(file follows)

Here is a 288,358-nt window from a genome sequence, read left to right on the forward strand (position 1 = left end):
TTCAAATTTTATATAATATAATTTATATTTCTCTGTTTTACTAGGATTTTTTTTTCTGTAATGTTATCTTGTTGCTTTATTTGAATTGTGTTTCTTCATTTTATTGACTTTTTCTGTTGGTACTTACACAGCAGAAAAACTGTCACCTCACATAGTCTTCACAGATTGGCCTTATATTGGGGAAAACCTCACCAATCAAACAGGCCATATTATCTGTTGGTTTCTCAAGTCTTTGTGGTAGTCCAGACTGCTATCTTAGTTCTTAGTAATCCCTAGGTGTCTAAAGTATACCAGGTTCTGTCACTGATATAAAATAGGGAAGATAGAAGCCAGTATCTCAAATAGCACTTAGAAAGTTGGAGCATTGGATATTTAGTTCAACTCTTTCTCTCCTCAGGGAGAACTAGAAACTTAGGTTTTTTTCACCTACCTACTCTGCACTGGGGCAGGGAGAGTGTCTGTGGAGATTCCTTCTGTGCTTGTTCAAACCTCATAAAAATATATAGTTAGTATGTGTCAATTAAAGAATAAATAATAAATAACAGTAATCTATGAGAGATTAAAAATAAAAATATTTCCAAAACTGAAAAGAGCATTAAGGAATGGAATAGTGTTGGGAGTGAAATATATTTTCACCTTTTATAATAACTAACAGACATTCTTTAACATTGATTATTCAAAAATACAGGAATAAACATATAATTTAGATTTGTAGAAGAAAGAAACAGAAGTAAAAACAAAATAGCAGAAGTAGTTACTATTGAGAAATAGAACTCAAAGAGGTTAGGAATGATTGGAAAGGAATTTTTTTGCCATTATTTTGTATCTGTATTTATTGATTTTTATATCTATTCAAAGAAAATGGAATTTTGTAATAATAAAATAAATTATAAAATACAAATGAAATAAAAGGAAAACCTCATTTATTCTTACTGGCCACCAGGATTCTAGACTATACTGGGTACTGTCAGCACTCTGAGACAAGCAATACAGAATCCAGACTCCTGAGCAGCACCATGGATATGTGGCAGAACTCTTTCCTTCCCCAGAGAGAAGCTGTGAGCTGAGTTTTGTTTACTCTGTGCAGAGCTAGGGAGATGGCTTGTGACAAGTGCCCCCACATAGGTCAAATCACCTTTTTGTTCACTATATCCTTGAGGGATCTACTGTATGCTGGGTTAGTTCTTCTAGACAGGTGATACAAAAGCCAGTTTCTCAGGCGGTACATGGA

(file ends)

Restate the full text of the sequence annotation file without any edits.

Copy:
Here is a 288,358-nt window from a genome sequence, read left to right on the forward strand (position 1 = left end):
TTCAAATTTTATATAATATAATTTATATTTCTCTGTTTTACTAGGATTTTTTTTTCTGTAATGTTATCTTGTTGCTTTATTTGAATTGTGTTTCTTCATTTTATTGACTTTTTCTGTTGGTACTTACACAGCAGAAAAACTGTCACCTCACATAGTCTTCACAGATTGGCCTTATATTGGGGAAAACCTCACCAATCAAACAGGCCATATTATCTGTTGGTTTCTCAAGTCTTTGTGGTAGTCCAGACTGCTATCTTAGTTCTTAGTAATCCCTAGGTGTCTAAAGTATACCAGGTTCTGTCACTGATATAAAATAGGGAAGATAGAAGCCAGTATCTCAAATAGCACTTAGAAAGTTGGAGCATTGGATATTTAGTTCAACTCTTTCTCTCCTCAGGGAGAACTAGAAACTTAGGTTTTTTTCACCTACCTACTCTGCACTGGGGCAGGGAGAGTGTCTGTGGAGATTCCTTCTGTGCTTGTTCAAACCTCATAAAAATATATAGTTAGTATGTGTCAATTAAAGAATAAATAATAAATAACAGTAATCTATGAGAGATTAAAAATAAAAATATTTCCAAAACTGAAAAGAGCATTAAGGAATGGAATAGTGTTGGGAGTGAAATATATTTTCACCTTTTATAATAACTAACAGACATTCTTTAACATTGATTATTCAAAAATACAGGAATAAACATATAATTTAGATTTGTAGAAGAAAGAAACAGAAGTAAAAACAAAATAGCAGAAGTAGTTACTATTGAGAAATAGAACTCAAAGAGGTTAGGAATGATTGGAAAGGAATTTTTTTGCCATTATTTTGTATCTGTATTTATTGATTTTTATATCTATTCAAAGAAAATGGAATTTTGTAATAATAAAATAAATTATAAAATACAAATGAAATAAAAGGAAAACCTCATTTATTCTTACTGGCCACCAGGATTCTAGACTATACTGGGTACTGTCAGCACTCTGAGACAAGCAATACAGAATCCAGACTCCTGAGCAGCACCATGGATATGTGGCAGAACTCTTTCCTTCCCCAGAGAGAAGCTGTGAGCTGAGTTTTGTTTACTCTGTGCAGAGCTAGGGAGATGGCTTGTGACAAGTGCCCCCACATAGGTCAAATCACCTTTTTGTTCACTATATCCTTGAGGGATCTACTGTATGCTGGGTTAGTTCTTCTAGACAGGTGATACAAAAGCCAGTTTCTCAGGCGGTACATGGA